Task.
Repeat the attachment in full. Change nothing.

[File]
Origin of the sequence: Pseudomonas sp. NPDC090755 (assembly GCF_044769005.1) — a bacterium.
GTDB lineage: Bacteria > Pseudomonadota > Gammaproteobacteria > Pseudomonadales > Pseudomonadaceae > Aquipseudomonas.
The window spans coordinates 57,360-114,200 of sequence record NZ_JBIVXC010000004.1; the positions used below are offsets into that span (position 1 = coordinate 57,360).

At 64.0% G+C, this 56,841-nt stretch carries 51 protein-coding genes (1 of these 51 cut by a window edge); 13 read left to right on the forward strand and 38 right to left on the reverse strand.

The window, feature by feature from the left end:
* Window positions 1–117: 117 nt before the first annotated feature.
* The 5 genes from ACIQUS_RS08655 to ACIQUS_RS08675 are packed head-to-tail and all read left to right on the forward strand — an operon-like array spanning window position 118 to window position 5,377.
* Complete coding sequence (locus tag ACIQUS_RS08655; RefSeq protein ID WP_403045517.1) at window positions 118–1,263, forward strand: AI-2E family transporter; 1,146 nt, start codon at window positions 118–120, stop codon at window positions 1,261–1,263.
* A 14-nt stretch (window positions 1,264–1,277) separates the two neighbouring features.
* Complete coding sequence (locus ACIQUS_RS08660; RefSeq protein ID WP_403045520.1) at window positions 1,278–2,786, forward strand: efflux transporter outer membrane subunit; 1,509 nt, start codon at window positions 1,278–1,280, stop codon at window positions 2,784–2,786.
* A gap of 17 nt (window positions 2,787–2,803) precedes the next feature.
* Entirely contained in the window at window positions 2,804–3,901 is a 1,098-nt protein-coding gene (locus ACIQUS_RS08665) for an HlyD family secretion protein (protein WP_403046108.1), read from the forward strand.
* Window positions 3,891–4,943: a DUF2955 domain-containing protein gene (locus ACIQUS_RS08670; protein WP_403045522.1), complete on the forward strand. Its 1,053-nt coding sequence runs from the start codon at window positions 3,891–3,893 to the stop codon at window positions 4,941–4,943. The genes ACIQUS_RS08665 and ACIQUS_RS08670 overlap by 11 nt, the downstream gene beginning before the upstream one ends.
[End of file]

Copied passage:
Origin of the sequence: Pseudomonas sp. NPDC090755 (assembly GCF_044769005.1) — a bacterium.
GTDB lineage: Bacteria > Pseudomonadota > Gammaproteobacteria > Pseudomonadales > Pseudomonadaceae > Aquipseudomonas.
The window spans coordinates 57,360-114,200 of sequence record NZ_JBIVXC010000004.1; the positions used below are offsets into that span (position 1 = coordinate 57,360).

At 64.0% G+C, this 56,841-nt stretch carries 51 protein-coding genes (1 of these 51 cut by a window edge); 13 read left to right on the forward strand and 38 right to left on the reverse strand.

The window, feature by feature from the left end:
* Window positions 1–117: 117 nt before the first annotated feature.
* The 5 genes from ACIQUS_RS08655 to ACIQUS_RS08675 are packed head-to-tail and all read left to right on the forward strand — an operon-like array spanning window position 118 to window position 5,377.
* Complete coding sequence (locus tag ACIQUS_RS08655; RefSeq protein ID WP_403045517.1) at window positions 118–1,263, forward strand: AI-2E family transporter; 1,146 nt, start codon at window positions 118–120, stop codon at window positions 1,261–1,263.
* A 14-nt stretch (window positions 1,264–1,277) separates the two neighbouring features.
* Complete coding sequence (locus ACIQUS_RS08660; RefSeq protein ID WP_403045520.1) at window positions 1,278–2,786, forward strand: efflux transporter outer membrane subunit; 1,509 nt, start codon at window positions 1,278–1,280, stop codon at window positions 2,784–2,786.
* A gap of 17 nt (window positions 2,787–2,803) precedes the next feature.
* Entirely contained in the window at window positions 2,804–3,901 is a 1,098-nt protein-coding gene (locus ACIQUS_RS08665) for an HlyD family secretion protein (protein WP_403046108.1), read from the forward strand.
* Window positions 3,891–4,943: a DUF2955 domain-containing protein gene (locus ACIQUS_RS08670; protein WP_403045522.1), complete on the forward strand. Its 1,053-nt coding sequence runs from the start codon at window positions 3,891–3,893 to the stop codon at window positions 4,941–4,943. The genes ACIQUS_RS08665 and ACIQUS_RS08670 overlap by 11 nt, the downstream gene beginning before the upstream one ends.